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On the 1st December the Centre held its second research colloquium at Massey University. The event was attended by working dog enthusiasts from around New Zealand.
After a short welcome from Andrew Worth we got down to business with a series of talks. The first was from Janelle Wierenga on critical injuries in working dogs. The talked focused on recent publications in the literature on critical and acute injuries in specific working dog sectors during events such as the Haiti earthquake, the Oso landslide and the WTC along with the most common reasons police working dogs present to the emergency department. Common conditions included musculoskeletal injuries, gastrointestinal disease, dehydration and lacerations or wounds. Janelle also covered some specific toxin ingestions and complications related to trauma, serious concerns in most current working dog sectors. We then switched to nutrition with a talk from Nick Cave on the nutritional management on osteoarthritis.
After a quick break to sip coffee and ponder the talks we were back to hear about working dog DNA from Kristene Gedye. Kristen explained that extensive research has been performed on the molecular genetics of dogs worldwide and opportunity exists in New Zealand to utilize these techniques to in working dog research. What is of key importance for any utilization of molecular genetics and DNA is an excellent identification of the trait or disease (the biological question). By looking at working dog DNA we could identify genes which can be selected for and also look at the overall genetic diversity of specific working dog populations, providing an indication of how inbred those dogs may be.
Kristene was followed by Vicki Erceg who gave a thought provoking talk entitled “Why did the dog walk into the MRI and other interesting questions”. She started by presenting recent research from the USA which found that dogs respond to the smell of a familiar person even when that person is not present, suggesting that dogs are capable of remembering us, and that they actually can miss us. Further studies by the group looked at MRI scans when hand signals were given by different people and even by computers and found that the dogs’ responses were different depending on who gave the signal, and that it differed between dogs. Vicki’s talk concluded with evidence showing that dogs were capable of showing episodic-like memory of other’s actions. The dogs studied were able to remember and imitate their owner’s actions when they were unexpectedly requested to imitate the action they had seen previously. Prior to this study only humans and apes had been shown to remember recent events that were not directly important to them at the time.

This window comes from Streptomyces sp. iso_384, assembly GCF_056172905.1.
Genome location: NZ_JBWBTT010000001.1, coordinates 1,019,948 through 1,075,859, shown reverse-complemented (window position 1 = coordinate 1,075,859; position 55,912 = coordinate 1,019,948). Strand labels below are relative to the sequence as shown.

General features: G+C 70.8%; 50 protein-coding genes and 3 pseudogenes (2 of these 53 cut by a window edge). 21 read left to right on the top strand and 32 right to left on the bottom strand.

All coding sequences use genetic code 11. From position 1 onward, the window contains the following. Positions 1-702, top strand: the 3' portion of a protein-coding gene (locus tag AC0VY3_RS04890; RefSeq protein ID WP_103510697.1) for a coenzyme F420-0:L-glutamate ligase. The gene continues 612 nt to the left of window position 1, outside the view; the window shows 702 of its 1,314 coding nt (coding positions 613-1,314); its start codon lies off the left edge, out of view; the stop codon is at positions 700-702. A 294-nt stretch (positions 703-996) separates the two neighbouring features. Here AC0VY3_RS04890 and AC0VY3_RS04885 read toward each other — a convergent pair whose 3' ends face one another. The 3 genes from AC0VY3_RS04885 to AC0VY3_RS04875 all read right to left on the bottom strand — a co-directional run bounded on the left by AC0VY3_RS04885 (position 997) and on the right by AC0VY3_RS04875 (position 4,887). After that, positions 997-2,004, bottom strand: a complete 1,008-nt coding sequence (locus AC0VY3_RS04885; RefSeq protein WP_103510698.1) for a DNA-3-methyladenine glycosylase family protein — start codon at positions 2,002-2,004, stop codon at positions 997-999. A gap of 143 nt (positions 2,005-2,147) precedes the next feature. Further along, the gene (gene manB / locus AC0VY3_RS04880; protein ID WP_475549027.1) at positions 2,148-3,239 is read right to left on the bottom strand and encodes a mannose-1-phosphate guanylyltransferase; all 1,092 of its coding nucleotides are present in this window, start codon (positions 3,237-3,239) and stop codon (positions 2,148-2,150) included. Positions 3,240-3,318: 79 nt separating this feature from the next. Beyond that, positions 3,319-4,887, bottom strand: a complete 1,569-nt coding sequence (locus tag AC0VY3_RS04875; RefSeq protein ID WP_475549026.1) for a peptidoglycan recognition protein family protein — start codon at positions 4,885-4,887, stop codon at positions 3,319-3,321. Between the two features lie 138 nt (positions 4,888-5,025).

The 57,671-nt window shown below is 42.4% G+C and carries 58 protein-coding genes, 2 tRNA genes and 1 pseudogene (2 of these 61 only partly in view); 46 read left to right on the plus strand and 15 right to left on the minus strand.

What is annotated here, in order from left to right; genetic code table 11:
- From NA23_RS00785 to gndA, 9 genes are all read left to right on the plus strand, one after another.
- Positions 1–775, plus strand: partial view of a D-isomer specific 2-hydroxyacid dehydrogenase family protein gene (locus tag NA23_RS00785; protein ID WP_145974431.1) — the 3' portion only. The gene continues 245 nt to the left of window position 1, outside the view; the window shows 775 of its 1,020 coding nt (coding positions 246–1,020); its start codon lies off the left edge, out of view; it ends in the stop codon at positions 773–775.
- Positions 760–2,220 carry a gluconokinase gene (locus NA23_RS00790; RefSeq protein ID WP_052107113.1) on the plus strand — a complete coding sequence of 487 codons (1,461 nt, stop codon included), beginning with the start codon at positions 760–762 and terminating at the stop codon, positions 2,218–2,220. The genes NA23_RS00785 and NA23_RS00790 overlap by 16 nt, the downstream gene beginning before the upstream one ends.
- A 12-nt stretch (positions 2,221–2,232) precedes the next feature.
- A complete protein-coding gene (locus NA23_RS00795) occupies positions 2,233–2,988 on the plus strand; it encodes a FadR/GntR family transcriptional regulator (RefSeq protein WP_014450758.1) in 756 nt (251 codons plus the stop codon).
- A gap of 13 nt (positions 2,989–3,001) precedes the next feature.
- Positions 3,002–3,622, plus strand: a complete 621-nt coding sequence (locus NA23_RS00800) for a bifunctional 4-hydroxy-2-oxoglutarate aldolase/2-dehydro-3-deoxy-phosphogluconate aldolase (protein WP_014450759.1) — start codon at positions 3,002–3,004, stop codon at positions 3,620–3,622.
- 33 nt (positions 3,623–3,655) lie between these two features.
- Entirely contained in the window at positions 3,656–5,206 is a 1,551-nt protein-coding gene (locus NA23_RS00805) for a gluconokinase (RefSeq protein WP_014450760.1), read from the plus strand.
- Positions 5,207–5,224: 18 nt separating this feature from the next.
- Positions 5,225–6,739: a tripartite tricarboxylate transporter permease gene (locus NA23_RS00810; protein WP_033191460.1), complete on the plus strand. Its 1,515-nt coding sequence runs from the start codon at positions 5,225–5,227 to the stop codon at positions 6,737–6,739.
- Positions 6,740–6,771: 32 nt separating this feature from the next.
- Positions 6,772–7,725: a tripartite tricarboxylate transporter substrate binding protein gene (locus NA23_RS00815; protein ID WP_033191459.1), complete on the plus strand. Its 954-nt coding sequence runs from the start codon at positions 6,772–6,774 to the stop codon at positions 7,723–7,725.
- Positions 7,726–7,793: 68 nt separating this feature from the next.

Next up were Naomi Cogger and Caeley Thacker with an update on TeamMate a five year observational study of working farm dog. The study is entering its third year and 120 dog owners and more than 500 dogs have been enrolled in the study. Twelve teams of veterinarians and veterinary technicians from Vetlife visit the farm twice a year to collect data, assessed body condition and conduct a full physical examination. The pair reported that at enrolment 28% of dogs had at least one joint with a reduced range of motion and 18% were reported as lame. Further analysis of the data will focus on identifying risk factors for musculoskeletal problems and describing the relationship between body condition score, disease and career duration. The morning session concluded with a talk from Andrew Worth on - what is new in the area of elbow dysplasia.
After a short lunch break participants return for general discussion. There was a great discussion around the need for more research around scent which is particularly important for dogs working for the police, customs and search and rescue. We then moved on to consider how best to communicate our research in the areas of working farm dogs to farmers. The day concluded with afternoon tea and a chance for participants to have a relaxed discussion.
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Last updated on Wednesday 13 June 2018